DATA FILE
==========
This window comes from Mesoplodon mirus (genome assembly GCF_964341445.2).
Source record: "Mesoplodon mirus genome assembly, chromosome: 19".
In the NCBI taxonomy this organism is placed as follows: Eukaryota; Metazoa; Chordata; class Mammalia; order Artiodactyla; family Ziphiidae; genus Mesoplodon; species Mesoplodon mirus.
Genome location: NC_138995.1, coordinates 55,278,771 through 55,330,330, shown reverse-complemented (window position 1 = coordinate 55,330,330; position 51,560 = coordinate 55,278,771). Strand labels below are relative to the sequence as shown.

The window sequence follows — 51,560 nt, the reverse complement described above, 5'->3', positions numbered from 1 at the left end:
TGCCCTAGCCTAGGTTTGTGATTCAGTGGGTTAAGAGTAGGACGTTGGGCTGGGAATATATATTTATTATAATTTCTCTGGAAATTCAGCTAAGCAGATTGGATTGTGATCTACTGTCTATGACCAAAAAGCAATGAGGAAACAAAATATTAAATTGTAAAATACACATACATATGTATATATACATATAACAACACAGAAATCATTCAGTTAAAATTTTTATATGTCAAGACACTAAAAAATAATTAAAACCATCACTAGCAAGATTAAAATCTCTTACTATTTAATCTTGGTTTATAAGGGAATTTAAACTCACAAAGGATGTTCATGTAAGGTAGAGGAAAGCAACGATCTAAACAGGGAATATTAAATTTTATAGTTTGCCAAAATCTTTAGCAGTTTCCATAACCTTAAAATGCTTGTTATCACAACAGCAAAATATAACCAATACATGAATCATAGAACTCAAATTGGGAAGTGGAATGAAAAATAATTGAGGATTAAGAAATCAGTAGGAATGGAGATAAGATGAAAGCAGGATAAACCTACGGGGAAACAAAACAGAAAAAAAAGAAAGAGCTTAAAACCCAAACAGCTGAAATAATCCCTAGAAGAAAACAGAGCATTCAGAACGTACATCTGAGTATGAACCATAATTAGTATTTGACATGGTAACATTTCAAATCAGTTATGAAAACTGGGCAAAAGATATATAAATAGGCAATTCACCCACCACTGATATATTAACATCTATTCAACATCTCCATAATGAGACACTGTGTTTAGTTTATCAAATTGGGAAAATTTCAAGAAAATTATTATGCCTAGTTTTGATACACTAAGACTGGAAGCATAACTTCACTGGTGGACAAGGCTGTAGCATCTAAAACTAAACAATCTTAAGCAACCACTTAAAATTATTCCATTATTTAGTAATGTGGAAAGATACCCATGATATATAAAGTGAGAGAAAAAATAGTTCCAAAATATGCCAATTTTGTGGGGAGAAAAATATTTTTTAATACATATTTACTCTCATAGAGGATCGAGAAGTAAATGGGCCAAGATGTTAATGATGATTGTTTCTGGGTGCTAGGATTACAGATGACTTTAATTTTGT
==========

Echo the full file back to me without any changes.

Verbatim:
This window comes from Mesoplodon mirus (genome assembly GCF_964341445.2).
Source record: "Mesoplodon mirus genome assembly, chromosome: 19".
In the NCBI taxonomy this organism is placed as follows: Eukaryota; Metazoa; Chordata; class Mammalia; order Artiodactyla; family Ziphiidae; genus Mesoplodon; species Mesoplodon mirus.
Genome location: NC_138995.1, coordinates 55,278,771 through 55,330,330, shown reverse-complemented (window position 1 = coordinate 55,330,330; position 51,560 = coordinate 55,278,771). Strand labels below are relative to the sequence as shown.

The window sequence follows — 51,560 nt, the reverse complement described above, 5'->3', positions numbered from 1 at the left end:
TGCCCTAGCCTAGGTTTGTGATTCAGTGGGTTAAGAGTAGGACGTTGGGCTGGGAATATATATTTATTATAATTTCTCTGGAAATTCAGCTAAGCAGATTGGATTGTGATCTACTGTCTATGACCAAAAAGCAATGAGGAAACAAAATATTAAATTGTAAAATACACATACATATGTATATATACATATAACAACACAGAAATCATTCAGTTAAAATTTTTATATGTCAAGACACTAAAAAATAATTAAAACCATCACTAGCAAGATTAAAATCTCTTACTATTTAATCTTGGTTTATAAGGGAATTTAAACTCACAAAGGATGTTCATGTAAGGTAGAGGAAAGCAACGATCTAAACAGGGAATATTAAATTTTATAGTTTGCCAAAATCTTTAGCAGTTTCCATAACCTTAAAATGCTTGTTATCACAACAGCAAAATATAACCAATACATGAATCATAGAACTCAAATTGGGAAGTGGAATGAAAAATAATTGAGGATTAAGAAATCAGTAGGAATGGAGATAAGATGAAAGCAGGATAAACCTACGGGGAAACAAAACAGAAAAAAAAGAAAGAGCTTAAAACCCAAACAGCTGAAATAATCCCTAGAAGAAAACAGAGCATTCAGAACGTACATCTGAGTATGAACCATAATTAGTATTTGACATGGTAACATTTCAAATCAGTTATGAAAACTGGGCAAAAGATATATAAATAGGCAATTCACCCACCACTGATATATTAACATCTATTCAACATCTCCATAATGAGACACTGTGTTTAGTTTATCAAATTGGGAAAATTTCAAGAAAATTATTATGCCTAGTTTTGATACACTAAGACTGGAAGCATAACTTCACTGGTGGACAAGGCTGTAGCATCTAAAACTAAACAATCTTAAGCAACCACTTAAAATTATTCCATTATTTAGTAATGTGGAAAGATACCCATGATATATAAAGTGAGAGAAAAAATAGTTCCAAAATATGCCAATTTTGTGGGGAGAAAAATATTTTTTAATACATATTTACTCTCATAGAGGATCGAGAAGTAAATGGGCCAAGATGTTAATGATGATTGTTTCTGGGTGCTAGGATTACAGATGACTTTAATTTTGT